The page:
Argentina’s Top 10 Exports

Argentina’s Top 10 Exports


Located in the southern half of South America, the Argentine Republic shipped US$58.1 billion worth of goods around the globe in 2017. That dollar amount reflects a -23.5% decline since 2013 but a 0.7% uptick from 2016 to 2017.

Based on estimates from the Central Intelligence Agency’s World Factbook, Argentina’s exported goods plus services represent 12% of total Argentine economic output or Gross Domestic Product. Please note that the overall value of exported goods and services includes re-exports. The analysis below focuses on exported products only.

From a continental perspective, $18 billion or 30.9% of Argentine exports by value are delivered to fellow Latin American (excluding Mexico) and Caribbean countries, while 28.8% are sold to Asian importers. Argentina ships another 18.2% worth of goods to Europe. The percentage of Argentine exports sold to North American nations is 11.1% compared to 8% for African importers.

Given Argentina’s population of 44.3 million people, its total $58.1 billion in 2017 exports translates to roughly $1,300 for every resident in that country.

Argentina’s unemployment rate was 8.3% as of September 2017, up from 6.6% one year earlier, according to Trading Economics.

Argentina’s Top 10 Exports

Top 10

The following export product groups represent the highest dollar value in Argentine global shipments during 2017. Also shown is the percentage share each export category represents in terms of overall exports from Argentina.

At the four-digit Harmonized Tariff System code level, Argentina’s number one export product is oilcake and other solid residues.

  1. Food industry waste, animal fodder: US$9.8 billion (16.9% of total exports)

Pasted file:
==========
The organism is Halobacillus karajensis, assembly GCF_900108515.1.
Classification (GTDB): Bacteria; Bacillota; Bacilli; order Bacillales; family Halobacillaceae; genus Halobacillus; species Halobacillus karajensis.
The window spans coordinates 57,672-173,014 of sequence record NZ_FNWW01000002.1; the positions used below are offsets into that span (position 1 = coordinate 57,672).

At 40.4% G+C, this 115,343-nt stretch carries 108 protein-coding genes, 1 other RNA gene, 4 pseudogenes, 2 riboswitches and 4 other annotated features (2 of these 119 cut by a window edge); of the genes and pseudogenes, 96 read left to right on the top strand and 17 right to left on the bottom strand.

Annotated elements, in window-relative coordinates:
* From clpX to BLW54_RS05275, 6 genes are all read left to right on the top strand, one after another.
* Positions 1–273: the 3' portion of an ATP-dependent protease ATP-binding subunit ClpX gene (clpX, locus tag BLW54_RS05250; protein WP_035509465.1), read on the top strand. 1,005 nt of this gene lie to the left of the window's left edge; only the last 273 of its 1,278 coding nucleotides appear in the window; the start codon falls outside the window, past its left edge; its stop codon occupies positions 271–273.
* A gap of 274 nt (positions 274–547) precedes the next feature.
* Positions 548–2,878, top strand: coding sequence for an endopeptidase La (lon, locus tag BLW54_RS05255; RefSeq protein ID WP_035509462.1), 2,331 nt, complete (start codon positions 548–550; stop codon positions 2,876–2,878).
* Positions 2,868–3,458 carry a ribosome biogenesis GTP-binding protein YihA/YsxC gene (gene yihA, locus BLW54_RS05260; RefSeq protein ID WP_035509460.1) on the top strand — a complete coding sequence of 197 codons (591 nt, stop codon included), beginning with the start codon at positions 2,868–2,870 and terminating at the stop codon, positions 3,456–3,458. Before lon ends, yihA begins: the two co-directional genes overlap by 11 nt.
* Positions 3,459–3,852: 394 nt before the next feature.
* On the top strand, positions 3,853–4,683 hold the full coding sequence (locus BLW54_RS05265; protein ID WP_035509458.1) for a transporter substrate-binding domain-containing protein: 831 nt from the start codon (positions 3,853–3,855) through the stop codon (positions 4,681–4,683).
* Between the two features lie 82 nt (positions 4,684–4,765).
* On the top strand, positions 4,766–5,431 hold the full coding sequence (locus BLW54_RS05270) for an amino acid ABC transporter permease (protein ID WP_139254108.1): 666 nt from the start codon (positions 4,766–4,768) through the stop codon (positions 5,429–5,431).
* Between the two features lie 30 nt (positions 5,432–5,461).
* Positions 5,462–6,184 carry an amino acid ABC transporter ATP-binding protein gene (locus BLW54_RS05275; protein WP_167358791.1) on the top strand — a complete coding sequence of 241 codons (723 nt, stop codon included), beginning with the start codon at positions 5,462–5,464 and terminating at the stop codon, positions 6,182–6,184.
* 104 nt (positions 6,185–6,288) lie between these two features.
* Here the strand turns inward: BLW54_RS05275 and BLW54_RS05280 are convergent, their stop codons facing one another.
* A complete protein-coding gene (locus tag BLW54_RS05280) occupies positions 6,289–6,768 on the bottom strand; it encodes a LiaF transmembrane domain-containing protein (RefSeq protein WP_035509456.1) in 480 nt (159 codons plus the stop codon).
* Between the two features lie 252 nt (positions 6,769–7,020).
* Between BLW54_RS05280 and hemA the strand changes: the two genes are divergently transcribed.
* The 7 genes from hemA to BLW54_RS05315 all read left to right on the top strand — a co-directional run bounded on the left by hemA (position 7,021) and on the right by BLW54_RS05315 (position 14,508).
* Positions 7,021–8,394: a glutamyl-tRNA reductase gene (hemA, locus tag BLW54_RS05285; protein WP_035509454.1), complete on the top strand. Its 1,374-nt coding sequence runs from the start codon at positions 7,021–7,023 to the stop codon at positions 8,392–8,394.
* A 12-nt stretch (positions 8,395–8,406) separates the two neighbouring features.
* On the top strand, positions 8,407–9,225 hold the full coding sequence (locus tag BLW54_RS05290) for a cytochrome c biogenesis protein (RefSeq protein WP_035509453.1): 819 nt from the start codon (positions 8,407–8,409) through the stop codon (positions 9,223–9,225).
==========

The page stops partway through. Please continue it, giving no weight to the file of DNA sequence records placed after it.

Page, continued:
2. Cereals: $7 billion (12.0%)
  3. Vehicles : $5.8 billion (9.9%)
  4. Animal/vegetable fats, oils, waxes: $4.9 billion (8.3%)
  5. Oil seeds: $3.1 billion (5.4%)
  6. Gems, precious metals: $2.5 billion (4.3%)
  7. Fish: $1.9 billion (3.3%)
  8. Other chemical goods: $1.9 billion (3.3%)
  9. Meat: $1.8 billion (3.2%)
  10. Mineral fuels including oil: $1.6 billion (2.8%)

Argentina’s top 10 exports accounted for over two-thirds (69.4%) of the overall value of its global shipments.

Meat was the fastest-growing among Argentina’s top export categories, up 25.3% from 2016 to 2017.

In second place was fish via its 16.4% gain followed by vehicles’ 15.2% improvement. The mineral fuels including oil category expanded by 13.3%.

Argentina’s exported fish appreciated by 54% year over year.

Leading the decliners were miscellaneous chemical goods (down -0.2%), animal or vegetable fats, oils and waxes (down -2.4%), food industry waste and animal fodder (down -8.9%) and oil seeds (down -18%).


The following types of Argentine product shipments represent positive net exports or a trade balance surplus.

Investopedia defines net exports as the value of a country’s total exports minus the value of its total imports. In a nutshell, net exports represent the amount by which foreign spending on a home country’s goods or services exceeds or lags the home country’s spending on foreign goods or services.

  1. Food industry waste, animal fodder: US$9.8 billion (Down by -8.9% since 2016)
  2. Cereals: $6.9 billion (Down by -0.4%)
  3. Animal/vegetable fats, oils, waxes: $4.8 billion (Down by -2.8%)